Subramanian shows graphically how China and India (the two most populous countries in the world) do not fit with the positive correlation between inclusive political institutions and economic growth. The response by Acemoglu and Robinson is that India has not been an inclusive democracy, and China will eventually decline. Other published reviews by William Easterly, Francis Fukuyama (Easterly and Fukuyama are both happy that AR address the big issues of development and institutional change instead of only minor issues common in recent research, such as the relationship between foreign aid and mosquito bed nets) and Martin Wolf are more laudatory, but also mention that AR simplify too much and too easily jump to conclusions in their book.
Relatedly, evidence on settler mortality used in their academic work by ARJ is disputed by Albouy in the American Economic Review (AER): he claims that the data used by ARJ is not representative of settler mortality during colonization and the results (that good institutions cause economic development) are not robust to the correct interpretation of the data.  The response by ARJ can be found in the same issue of AER.
Earlier doubts about the research program devoted to finding clear links between specific institutions and economic development were raised by Chang  (this article triggered a heated academic debate, which can be followed here) and Clark.
Institutions are increasingly seen as important as can be shown in studies about the lasting effects of old institutions (such as the Mita in Peru, the Habsbourgh Empire and land contracts in India), as surveyed by Nunn. Branko Milanovic’s work on increasing inequality between countries is consistent with this view.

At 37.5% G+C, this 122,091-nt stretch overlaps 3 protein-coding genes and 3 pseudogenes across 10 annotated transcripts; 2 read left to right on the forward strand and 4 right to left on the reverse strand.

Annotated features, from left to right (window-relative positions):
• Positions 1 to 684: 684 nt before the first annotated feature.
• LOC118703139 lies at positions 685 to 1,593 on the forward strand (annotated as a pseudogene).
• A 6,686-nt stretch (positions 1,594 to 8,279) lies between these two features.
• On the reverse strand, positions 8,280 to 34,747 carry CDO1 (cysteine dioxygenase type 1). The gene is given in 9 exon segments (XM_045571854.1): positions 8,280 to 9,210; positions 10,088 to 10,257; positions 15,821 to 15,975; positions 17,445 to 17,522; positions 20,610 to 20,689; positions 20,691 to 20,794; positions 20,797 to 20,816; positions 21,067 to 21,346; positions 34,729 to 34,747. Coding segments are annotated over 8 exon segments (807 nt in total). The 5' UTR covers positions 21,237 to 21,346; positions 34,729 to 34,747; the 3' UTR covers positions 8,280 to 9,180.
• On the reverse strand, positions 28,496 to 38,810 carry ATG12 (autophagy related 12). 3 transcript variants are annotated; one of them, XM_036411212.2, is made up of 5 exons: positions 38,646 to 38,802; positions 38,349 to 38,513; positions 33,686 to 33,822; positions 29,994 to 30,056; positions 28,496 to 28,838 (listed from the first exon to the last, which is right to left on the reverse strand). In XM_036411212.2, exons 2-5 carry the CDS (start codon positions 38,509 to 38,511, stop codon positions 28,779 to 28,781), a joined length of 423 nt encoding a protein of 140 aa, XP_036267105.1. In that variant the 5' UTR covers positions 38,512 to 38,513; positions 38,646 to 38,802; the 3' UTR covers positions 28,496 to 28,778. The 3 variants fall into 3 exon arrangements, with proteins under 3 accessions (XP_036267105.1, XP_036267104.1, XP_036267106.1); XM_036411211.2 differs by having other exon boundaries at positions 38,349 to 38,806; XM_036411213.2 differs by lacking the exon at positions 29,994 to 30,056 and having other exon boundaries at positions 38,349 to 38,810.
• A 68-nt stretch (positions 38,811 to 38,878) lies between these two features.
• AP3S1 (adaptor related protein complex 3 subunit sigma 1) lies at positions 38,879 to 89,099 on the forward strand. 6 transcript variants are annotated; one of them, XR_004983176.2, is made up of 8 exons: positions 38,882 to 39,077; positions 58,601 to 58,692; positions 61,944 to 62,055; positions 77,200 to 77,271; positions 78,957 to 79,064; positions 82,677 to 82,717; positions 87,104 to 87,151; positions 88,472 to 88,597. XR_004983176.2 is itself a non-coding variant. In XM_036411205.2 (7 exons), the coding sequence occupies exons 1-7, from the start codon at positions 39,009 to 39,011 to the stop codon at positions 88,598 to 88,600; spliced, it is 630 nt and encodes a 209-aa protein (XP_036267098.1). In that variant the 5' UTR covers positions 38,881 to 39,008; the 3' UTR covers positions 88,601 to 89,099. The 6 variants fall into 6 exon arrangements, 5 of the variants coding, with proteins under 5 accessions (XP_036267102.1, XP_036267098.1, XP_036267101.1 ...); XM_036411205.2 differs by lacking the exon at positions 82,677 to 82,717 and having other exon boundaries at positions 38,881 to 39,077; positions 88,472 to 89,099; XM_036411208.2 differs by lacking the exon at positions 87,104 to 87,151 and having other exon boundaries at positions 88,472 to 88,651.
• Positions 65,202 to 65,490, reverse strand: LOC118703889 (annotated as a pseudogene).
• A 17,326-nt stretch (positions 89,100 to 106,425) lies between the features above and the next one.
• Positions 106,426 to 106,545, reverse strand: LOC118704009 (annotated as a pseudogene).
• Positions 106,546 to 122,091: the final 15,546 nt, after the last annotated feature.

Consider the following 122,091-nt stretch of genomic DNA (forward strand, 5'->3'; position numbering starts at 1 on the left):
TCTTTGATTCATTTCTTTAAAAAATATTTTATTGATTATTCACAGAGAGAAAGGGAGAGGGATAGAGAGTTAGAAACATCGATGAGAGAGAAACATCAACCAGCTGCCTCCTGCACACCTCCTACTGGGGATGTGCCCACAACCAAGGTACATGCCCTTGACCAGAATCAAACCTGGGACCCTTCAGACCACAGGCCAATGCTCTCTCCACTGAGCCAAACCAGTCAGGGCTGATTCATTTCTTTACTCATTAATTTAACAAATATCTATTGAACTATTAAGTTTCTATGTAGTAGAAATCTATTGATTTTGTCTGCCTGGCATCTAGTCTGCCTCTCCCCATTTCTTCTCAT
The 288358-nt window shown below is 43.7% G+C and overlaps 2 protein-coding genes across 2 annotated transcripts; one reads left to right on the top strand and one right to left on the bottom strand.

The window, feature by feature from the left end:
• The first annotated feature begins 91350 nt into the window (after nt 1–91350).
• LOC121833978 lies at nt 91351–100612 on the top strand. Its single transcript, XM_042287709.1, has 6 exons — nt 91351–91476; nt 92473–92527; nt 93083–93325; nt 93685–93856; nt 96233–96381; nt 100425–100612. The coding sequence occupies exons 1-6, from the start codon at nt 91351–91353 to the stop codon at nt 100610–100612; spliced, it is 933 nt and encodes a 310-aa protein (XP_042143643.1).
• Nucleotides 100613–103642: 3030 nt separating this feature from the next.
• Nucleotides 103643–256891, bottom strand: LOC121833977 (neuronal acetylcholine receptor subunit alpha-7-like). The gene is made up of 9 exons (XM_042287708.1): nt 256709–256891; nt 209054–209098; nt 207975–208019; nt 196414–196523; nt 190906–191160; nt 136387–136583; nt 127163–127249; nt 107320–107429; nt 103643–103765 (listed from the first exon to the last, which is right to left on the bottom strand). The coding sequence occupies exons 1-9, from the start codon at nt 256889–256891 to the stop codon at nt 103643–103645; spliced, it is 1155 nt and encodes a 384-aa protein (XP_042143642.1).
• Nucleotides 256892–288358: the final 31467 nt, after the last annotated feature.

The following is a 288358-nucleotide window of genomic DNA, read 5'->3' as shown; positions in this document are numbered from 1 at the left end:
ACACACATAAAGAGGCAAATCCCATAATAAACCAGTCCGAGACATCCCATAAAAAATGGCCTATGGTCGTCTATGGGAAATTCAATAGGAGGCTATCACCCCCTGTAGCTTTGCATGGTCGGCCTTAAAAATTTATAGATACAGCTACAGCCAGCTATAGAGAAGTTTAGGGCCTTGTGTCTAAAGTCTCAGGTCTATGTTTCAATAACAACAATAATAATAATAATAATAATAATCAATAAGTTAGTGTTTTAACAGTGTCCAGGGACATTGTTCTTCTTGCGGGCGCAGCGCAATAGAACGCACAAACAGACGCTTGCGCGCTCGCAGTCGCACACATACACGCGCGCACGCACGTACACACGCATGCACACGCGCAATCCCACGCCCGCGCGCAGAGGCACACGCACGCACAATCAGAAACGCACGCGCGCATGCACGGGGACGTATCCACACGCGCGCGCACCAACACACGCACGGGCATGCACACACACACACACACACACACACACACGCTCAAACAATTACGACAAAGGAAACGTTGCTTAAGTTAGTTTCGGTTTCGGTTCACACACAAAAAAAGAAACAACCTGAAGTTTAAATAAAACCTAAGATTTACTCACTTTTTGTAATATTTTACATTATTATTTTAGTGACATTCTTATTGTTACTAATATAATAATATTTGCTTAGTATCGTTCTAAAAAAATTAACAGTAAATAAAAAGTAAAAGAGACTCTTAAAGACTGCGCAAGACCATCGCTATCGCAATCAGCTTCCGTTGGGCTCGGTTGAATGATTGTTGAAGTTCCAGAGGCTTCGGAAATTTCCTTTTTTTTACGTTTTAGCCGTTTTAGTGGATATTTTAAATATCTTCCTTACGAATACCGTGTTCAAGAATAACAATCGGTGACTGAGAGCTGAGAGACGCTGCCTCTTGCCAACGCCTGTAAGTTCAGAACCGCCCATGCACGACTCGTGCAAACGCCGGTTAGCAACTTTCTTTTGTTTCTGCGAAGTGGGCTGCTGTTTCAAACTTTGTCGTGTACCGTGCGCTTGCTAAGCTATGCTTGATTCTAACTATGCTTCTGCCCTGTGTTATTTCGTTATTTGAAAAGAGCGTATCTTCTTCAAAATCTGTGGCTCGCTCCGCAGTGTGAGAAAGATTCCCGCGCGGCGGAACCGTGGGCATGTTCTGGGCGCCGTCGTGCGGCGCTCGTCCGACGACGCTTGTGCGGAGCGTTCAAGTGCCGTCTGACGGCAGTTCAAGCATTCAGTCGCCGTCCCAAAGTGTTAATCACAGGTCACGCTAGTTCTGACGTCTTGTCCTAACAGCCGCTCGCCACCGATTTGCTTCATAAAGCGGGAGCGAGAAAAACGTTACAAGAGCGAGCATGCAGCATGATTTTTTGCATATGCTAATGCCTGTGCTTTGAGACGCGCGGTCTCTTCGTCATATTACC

Institutions are probably important especially because they support exchange when the quid and the quo are separated in time, and promote cooperation and coordination in solving collective problems, which often involve dilemmas between equity and efficiency. But institutions are not easy to define, which makes falsifying theory difficult. Additionally, institutions are not good travelers, are costly and endogenous; are not the only determinant of growth or development; and co-evolve together with outcomes, random events, preferences and the environment. You cannot just inject good formal institutions in a country and expect it to suddenly become the paradise. AR, in their fascinating book, are right especially in one thing: solutions are never apolitical. If you want to change things, you should be ready to get involved in collective action, fail and stand up again.

Friday, November 9, 2012

Two other winners from the US election

Barack Obama won the re-election as US President, and the world is relieved by that (by the way, it's interesting that outside the US, many people supporting right wing causes such as the secession of rich regions under the leadership of right-wing corrupt elites, try to clean their reputation or their remorses by making sure that everybody knows that they would have supported Obama -what is the word to qualify this behavior?). But there are two other winners that deserve attention for social scientists.